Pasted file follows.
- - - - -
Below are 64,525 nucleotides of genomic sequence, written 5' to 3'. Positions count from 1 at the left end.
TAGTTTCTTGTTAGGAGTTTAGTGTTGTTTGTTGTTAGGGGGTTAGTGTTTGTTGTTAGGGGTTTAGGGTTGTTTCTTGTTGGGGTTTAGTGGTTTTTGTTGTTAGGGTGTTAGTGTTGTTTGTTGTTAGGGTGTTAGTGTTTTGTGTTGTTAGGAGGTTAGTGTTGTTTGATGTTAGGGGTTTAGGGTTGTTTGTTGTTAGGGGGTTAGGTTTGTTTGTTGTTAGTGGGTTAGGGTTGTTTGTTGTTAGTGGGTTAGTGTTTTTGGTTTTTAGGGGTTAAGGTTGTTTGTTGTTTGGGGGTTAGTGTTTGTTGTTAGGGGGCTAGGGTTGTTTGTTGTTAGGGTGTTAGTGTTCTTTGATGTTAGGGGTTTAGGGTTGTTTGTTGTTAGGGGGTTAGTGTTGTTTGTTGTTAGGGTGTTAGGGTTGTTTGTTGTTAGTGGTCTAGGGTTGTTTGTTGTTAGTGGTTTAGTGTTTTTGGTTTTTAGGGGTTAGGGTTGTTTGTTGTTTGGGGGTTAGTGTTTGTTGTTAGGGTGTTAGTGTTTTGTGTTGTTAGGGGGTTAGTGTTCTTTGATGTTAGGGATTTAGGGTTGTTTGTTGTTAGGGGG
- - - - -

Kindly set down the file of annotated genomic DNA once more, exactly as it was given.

Below are 64,525 nucleotides of genomic sequence, written 5' to 3'. Positions count from 1 at the left end.
TAGTTTCTTGTTAGGAGTTTAGTGTTGTTTGTTGTTAGGGGGTTAGTGTTTGTTGTTAGGGGTTTAGGGTTGTTTCTTGTTGGGGTTTAGTGGTTTTTGTTGTTAGGGTGTTAGTGTTGTTTGTTGTTAGGGTGTTAGTGTTTTGTGTTGTTAGGAGGTTAGTGTTGTTTGATGTTAGGGGTTTAGGGTTGTTTGTTGTTAGGGGGTTAGGTTTGTTTGTTGTTAGTGGGTTAGGGTTGTTTGTTGTTAGTGGGTTAGTGTTTTTGGTTTTTAGGGGTTAAGGTTGTTTGTTGTTTGGGGGTTAGTGTTTGTTGTTAGGGGGCTAGGGTTGTTTGTTGTTAGGGTGTTAGTGTTCTTTGATGTTAGGGGTTTAGGGTTGTTTGTTGTTAGGGGGTTAGTGTTGTTTGTTGTTAGGGTGTTAGGGTTGTTTGTTGTTAGTGGTCTAGGGTTGTTTGTTGTTAGTGGTTTAGTGTTTTTGGTTTTTAGGGGTTAGGGTTGTTTGTTGTTTGGGGGTTAGTGTTTGTTGTTAGGGTGTTAGTGTTTTGTGTTGTTAGGGGGTTAGTGTTCTTTGATGTTAGGGATTTAGGGTTGTTTGTTGTTAGGGGG